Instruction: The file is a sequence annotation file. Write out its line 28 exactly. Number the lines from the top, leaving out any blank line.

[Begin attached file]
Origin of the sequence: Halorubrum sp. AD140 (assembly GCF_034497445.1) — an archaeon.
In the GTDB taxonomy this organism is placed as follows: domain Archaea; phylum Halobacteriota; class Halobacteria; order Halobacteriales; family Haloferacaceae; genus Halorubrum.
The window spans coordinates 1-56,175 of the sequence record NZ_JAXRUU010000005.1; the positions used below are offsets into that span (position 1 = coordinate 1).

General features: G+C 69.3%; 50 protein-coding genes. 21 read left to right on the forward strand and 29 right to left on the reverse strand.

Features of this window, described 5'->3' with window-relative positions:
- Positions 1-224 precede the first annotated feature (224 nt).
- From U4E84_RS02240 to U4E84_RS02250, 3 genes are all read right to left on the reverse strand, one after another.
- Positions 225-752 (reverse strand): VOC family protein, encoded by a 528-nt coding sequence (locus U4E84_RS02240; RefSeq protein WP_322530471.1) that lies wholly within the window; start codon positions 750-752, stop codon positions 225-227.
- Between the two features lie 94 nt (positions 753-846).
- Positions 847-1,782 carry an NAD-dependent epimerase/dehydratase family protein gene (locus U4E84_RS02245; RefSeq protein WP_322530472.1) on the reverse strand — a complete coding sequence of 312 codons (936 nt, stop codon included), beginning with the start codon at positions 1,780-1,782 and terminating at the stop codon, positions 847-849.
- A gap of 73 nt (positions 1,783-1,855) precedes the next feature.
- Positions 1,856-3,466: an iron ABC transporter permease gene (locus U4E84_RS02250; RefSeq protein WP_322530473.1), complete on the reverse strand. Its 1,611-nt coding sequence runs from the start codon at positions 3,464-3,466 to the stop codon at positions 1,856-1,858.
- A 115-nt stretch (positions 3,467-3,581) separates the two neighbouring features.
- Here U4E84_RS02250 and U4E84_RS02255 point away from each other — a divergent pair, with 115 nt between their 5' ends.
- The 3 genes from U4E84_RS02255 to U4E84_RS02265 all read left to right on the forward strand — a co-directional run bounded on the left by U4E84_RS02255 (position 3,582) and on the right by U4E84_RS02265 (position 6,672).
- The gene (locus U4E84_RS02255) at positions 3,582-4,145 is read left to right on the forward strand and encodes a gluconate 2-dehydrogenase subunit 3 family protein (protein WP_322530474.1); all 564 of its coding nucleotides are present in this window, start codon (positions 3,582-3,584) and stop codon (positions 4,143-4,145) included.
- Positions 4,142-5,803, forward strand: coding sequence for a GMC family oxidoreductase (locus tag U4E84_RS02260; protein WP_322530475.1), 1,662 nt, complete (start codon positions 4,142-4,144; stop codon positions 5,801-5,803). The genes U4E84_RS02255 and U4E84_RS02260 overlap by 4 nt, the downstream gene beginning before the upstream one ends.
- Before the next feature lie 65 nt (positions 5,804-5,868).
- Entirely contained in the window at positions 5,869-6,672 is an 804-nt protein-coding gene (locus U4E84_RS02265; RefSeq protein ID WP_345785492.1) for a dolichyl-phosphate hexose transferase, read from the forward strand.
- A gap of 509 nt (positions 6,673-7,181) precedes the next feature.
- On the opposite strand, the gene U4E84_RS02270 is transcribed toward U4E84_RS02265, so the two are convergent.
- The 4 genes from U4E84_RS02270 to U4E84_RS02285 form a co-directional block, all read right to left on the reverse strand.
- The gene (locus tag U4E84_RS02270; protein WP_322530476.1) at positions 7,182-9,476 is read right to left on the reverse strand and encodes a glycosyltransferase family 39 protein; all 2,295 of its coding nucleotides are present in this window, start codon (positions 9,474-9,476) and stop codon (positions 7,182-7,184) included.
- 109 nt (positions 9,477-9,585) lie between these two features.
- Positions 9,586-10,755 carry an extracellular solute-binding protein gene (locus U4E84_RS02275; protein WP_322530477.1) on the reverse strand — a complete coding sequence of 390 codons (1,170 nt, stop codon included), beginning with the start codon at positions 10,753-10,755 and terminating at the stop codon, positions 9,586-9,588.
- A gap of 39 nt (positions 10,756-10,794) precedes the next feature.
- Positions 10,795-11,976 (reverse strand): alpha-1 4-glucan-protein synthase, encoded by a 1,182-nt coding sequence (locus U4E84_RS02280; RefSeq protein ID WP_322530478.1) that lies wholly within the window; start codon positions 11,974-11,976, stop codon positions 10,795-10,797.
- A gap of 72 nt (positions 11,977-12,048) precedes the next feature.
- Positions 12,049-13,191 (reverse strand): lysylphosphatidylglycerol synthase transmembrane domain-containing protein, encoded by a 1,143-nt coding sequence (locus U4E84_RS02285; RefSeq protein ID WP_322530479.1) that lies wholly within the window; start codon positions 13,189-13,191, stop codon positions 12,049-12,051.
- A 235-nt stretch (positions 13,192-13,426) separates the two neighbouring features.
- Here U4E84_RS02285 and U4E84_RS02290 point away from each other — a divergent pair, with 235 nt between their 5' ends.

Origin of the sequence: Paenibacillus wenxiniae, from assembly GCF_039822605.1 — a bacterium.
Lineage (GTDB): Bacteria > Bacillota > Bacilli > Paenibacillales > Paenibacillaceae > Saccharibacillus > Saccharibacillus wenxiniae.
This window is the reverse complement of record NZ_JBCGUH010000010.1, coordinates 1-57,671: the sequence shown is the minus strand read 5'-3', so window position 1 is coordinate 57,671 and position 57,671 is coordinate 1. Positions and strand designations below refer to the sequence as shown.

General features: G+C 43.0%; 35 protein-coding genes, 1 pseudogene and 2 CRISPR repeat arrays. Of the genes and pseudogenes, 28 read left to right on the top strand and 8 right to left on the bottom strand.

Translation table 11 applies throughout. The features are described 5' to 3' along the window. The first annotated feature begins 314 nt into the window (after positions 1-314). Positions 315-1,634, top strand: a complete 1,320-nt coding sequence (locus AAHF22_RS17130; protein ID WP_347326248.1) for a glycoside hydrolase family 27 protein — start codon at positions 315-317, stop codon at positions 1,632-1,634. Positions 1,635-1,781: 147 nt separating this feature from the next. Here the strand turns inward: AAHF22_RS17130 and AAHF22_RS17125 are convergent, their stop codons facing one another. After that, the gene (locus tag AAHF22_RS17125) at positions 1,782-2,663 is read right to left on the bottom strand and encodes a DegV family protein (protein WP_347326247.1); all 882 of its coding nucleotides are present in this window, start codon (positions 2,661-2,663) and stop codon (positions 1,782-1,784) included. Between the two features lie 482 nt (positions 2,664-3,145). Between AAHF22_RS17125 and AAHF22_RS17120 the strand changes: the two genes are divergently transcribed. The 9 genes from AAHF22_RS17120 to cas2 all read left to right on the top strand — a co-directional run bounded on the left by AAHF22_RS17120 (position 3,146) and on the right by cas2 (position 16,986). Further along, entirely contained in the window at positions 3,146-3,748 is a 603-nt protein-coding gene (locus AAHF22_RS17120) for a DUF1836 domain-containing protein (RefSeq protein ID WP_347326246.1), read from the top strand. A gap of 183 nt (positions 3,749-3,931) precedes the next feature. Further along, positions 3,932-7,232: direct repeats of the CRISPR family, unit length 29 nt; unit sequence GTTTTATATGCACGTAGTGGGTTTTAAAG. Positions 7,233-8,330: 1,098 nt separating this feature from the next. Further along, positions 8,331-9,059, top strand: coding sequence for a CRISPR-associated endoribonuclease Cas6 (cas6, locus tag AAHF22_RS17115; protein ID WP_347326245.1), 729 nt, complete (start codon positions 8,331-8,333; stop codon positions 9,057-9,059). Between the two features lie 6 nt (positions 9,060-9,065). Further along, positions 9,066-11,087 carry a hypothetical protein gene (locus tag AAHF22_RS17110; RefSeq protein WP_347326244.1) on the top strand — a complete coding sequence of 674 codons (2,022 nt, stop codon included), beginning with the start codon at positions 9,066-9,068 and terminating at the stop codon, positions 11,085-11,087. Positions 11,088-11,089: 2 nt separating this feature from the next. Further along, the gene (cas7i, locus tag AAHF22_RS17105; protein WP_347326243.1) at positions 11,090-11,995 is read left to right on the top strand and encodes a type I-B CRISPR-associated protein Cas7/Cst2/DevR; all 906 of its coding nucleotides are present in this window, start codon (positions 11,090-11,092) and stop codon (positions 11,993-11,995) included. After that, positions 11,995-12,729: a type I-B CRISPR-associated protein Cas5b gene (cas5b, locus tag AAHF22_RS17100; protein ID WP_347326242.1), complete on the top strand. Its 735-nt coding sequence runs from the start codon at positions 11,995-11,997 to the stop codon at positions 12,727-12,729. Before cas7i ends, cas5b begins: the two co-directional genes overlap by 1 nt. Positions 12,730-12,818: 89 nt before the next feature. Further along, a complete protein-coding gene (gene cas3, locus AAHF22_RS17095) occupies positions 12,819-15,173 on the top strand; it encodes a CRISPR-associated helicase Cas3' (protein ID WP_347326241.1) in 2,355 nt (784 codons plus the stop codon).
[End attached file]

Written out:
- A gap of 72 nt (positions 11,977-12,048) precedes the next feature.